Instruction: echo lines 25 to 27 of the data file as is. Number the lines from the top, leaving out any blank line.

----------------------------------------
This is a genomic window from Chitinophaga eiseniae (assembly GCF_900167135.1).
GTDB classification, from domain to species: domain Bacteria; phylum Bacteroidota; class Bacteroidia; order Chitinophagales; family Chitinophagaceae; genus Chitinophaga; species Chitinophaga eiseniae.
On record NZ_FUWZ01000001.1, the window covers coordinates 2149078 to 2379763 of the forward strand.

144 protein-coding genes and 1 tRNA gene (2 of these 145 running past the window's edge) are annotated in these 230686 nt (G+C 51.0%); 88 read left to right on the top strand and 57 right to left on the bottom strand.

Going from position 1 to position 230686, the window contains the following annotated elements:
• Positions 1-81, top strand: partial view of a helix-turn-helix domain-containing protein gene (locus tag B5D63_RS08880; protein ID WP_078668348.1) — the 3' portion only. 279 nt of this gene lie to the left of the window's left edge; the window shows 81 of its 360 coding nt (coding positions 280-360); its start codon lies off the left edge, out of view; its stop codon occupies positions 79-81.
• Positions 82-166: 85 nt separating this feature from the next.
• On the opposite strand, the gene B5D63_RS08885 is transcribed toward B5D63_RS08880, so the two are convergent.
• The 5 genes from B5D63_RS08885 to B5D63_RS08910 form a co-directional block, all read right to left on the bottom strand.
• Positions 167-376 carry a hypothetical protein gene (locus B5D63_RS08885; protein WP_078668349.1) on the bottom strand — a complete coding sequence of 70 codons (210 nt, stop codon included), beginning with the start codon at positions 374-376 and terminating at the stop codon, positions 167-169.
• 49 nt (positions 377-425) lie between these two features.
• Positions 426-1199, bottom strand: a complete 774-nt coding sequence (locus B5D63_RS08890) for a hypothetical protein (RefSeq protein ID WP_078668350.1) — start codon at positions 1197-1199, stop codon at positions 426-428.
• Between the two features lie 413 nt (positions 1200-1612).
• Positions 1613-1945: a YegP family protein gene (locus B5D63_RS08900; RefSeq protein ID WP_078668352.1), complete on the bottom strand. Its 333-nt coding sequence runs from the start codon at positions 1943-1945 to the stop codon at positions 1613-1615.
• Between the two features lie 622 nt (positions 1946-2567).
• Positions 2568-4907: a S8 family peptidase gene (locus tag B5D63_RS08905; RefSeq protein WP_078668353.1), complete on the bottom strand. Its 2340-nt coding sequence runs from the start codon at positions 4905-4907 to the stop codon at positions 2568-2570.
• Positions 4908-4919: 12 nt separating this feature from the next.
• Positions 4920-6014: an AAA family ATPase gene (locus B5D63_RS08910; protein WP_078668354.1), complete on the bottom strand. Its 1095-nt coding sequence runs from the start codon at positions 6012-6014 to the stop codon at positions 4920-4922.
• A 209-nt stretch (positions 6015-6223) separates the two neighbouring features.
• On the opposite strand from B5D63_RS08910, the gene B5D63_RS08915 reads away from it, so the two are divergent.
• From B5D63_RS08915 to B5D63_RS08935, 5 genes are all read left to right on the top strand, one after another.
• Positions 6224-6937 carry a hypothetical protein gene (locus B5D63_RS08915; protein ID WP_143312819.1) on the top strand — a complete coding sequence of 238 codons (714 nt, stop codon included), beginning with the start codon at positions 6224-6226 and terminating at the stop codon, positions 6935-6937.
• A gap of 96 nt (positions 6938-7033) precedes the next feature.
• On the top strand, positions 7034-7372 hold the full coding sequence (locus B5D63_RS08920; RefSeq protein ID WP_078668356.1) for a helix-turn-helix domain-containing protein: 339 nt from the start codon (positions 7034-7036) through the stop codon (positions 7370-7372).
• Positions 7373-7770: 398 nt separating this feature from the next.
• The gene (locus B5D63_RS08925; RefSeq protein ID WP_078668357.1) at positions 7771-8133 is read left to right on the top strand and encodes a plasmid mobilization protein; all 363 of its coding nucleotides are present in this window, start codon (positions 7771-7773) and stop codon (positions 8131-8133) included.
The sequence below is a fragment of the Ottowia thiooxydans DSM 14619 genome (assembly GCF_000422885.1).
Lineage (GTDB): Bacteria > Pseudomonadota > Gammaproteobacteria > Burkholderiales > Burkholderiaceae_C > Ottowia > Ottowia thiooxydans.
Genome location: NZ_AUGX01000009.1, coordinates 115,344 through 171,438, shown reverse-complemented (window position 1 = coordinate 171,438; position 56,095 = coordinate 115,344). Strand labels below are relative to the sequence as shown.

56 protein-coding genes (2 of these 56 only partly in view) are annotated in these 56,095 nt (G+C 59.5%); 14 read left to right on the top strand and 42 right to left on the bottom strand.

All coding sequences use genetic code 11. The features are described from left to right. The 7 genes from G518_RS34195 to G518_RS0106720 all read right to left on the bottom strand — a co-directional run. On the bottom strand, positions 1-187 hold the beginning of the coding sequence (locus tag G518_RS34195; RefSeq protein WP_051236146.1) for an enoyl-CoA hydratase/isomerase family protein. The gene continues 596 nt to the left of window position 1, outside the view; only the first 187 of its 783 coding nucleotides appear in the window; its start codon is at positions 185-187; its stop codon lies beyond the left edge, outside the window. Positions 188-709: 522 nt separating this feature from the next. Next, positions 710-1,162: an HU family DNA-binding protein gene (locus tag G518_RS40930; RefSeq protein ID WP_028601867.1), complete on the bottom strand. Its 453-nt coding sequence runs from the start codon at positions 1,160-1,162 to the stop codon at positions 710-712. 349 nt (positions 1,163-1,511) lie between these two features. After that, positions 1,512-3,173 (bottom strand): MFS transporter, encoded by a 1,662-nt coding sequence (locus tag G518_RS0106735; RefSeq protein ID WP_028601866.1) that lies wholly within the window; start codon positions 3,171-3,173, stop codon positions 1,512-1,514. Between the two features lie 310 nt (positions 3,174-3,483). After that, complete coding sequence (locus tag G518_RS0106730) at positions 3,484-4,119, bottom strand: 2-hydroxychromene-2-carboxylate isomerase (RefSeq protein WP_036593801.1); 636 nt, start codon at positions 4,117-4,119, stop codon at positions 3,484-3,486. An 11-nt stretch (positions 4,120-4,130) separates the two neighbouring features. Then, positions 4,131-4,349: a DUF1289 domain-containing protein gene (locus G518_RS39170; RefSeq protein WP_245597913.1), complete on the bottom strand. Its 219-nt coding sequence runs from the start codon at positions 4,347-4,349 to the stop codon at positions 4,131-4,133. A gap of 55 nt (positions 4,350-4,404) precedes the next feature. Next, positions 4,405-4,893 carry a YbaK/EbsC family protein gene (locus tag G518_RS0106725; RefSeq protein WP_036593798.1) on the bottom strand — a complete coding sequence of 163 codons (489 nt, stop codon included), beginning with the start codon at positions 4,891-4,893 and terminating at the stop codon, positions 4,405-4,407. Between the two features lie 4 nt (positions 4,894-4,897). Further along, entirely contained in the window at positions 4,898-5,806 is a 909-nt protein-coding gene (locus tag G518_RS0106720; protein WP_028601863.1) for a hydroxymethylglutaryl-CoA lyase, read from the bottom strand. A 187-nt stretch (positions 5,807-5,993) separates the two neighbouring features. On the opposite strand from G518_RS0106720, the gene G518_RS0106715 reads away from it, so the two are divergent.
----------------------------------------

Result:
• Positions 7373-7770: 398 nt separating this feature from the next.
• The gene (locus B5D63_RS08925; RefSeq protein ID WP_078668357.1) at positions 7771-8133 is read left to right on the top strand and encodes a plasmid mobilization protein; all 363 of its coding nucleotides are present in this window, start codon (positions 7771-7773) and stop codon (positions 8131-8133) included.
The sequence below is a fragment of the Ottowia thiooxydans DSM 14619 genome (assembly GCF_000422885.1).